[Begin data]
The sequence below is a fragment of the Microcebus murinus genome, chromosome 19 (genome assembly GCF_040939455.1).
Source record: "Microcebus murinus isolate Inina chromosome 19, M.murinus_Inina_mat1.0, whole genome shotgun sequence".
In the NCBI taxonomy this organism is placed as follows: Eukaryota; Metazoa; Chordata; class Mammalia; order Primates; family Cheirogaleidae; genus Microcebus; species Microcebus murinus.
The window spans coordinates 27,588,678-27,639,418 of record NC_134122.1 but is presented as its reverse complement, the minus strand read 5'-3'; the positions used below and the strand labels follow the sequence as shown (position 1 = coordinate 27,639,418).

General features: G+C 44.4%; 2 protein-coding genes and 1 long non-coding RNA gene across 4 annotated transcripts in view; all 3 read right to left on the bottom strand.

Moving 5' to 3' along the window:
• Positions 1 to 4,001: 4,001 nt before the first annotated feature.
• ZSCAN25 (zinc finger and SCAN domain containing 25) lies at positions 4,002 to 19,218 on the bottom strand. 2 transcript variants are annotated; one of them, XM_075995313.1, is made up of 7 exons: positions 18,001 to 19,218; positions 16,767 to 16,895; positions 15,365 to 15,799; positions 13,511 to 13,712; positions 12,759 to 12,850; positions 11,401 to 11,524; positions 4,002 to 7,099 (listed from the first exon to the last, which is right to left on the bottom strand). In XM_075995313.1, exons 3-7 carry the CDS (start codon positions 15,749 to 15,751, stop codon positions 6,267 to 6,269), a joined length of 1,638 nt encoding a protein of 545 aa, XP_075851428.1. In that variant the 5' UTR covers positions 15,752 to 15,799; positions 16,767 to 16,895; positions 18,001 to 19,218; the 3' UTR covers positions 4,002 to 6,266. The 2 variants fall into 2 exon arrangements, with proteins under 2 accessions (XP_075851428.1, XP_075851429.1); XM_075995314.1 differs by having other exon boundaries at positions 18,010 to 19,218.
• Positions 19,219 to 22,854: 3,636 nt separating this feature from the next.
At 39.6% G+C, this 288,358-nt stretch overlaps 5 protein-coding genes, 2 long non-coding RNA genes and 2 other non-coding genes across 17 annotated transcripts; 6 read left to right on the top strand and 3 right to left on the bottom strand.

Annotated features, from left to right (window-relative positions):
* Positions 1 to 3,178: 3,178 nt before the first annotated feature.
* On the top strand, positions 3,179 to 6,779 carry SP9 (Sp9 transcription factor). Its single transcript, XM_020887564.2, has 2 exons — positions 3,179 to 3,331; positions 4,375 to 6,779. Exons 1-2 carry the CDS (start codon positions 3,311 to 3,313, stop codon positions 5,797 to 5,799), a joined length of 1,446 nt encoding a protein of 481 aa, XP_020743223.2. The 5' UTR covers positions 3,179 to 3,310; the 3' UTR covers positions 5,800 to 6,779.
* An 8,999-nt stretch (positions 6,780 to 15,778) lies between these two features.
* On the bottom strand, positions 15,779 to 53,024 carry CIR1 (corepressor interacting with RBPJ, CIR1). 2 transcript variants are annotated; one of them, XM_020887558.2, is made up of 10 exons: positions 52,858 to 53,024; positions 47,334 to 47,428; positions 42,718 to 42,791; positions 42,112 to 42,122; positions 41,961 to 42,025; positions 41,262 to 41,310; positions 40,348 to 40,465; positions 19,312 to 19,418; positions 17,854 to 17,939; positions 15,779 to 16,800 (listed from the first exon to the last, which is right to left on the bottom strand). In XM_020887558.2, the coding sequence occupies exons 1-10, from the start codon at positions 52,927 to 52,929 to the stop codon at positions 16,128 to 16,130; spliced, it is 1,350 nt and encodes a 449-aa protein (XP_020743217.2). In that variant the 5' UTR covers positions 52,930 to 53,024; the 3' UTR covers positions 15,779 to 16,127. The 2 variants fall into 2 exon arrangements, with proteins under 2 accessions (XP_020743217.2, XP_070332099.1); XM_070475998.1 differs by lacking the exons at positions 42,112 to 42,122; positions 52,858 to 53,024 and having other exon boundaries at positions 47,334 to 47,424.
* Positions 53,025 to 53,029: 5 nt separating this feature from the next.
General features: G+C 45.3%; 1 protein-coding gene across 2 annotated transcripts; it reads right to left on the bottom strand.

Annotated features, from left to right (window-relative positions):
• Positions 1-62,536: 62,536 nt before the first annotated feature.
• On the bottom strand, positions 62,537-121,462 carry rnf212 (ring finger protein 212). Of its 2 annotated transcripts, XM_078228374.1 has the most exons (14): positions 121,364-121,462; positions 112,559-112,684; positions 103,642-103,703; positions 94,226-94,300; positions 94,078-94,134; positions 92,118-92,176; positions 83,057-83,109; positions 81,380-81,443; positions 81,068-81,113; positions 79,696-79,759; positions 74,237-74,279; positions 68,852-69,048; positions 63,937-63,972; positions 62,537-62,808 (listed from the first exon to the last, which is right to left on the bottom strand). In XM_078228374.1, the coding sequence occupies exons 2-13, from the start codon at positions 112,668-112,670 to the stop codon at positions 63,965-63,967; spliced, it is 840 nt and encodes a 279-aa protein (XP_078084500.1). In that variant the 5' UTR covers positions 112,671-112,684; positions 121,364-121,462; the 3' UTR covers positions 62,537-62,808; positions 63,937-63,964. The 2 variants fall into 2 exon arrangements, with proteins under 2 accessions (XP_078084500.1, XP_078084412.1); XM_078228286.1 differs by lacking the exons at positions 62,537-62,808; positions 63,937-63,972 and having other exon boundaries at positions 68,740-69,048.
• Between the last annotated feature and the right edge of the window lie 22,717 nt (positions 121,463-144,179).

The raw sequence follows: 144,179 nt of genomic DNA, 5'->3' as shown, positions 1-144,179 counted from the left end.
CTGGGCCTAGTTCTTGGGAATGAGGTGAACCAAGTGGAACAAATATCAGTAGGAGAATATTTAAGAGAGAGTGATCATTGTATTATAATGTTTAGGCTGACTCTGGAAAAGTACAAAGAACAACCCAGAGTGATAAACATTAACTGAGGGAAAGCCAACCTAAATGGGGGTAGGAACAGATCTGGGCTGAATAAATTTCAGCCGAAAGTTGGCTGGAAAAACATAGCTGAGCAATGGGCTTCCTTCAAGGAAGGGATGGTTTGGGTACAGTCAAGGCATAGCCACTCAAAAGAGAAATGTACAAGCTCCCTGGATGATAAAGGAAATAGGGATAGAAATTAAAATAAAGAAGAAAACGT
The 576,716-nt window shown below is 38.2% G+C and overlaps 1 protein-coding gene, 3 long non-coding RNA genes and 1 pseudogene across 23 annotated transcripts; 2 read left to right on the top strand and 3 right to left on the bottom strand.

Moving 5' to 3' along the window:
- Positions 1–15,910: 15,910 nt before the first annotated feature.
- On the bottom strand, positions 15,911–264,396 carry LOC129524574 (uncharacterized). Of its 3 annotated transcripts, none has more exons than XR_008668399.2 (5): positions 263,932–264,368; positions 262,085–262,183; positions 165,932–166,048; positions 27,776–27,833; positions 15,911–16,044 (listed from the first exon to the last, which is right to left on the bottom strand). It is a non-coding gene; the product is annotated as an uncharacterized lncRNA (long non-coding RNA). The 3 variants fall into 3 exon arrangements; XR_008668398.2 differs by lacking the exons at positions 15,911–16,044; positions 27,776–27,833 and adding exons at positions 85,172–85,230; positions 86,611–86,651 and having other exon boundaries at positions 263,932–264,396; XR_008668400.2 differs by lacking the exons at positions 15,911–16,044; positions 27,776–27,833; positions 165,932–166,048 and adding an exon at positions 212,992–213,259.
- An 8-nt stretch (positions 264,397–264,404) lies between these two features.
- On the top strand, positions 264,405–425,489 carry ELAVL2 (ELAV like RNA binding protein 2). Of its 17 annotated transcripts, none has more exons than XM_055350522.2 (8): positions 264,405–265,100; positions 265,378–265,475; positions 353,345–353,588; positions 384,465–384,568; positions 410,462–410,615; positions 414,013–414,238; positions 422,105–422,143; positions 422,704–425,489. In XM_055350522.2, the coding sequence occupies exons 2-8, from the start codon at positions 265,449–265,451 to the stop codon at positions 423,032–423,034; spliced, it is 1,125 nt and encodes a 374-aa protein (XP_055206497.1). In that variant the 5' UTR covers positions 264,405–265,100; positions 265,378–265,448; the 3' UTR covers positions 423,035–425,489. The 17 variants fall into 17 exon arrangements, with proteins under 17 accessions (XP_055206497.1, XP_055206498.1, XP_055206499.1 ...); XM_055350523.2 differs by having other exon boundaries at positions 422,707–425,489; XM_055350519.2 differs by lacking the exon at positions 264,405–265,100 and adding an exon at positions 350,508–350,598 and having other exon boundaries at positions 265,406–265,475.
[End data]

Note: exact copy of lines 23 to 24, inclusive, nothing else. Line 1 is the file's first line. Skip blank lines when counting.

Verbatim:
CTGGGCCTAGTTCTTGGGAATGAGGTGAACCAAGTGGAACAAATATCAGTAGGAGAATATTTAAGAGAGAGTGATCATTGTATTATAATGTTTAGGCTGACTCTGGAAAAGTACAAAGAACAACCCAGAGTGATAAACATTAACTGAGGGAAAGCCAACCTAAATGGGGGTAGGAACAGATCTGGGCTGAATAAATTTCAGCCGAAAGTTGGCTGGAAAAACATAGCTGAGCAATGGGCTTCCTTCAAGGAAGGGATGGTTTGGGTACAGTCAAGGCATAGCCACTCAAAAGAGAAATGTACAAGCTCCCTGGATGATAAAGGAAATAGGGATAGAAATTAAAATAAAGAAGAAAACGT
The 576,716-nt window shown below is 38.2% G+C and overlaps 1 protein-coding gene, 3 long non-coding RNA genes and 1 pseudogene across 23 annotated transcripts; 2 read left to right on the top strand and 3 right to left on the bottom strand.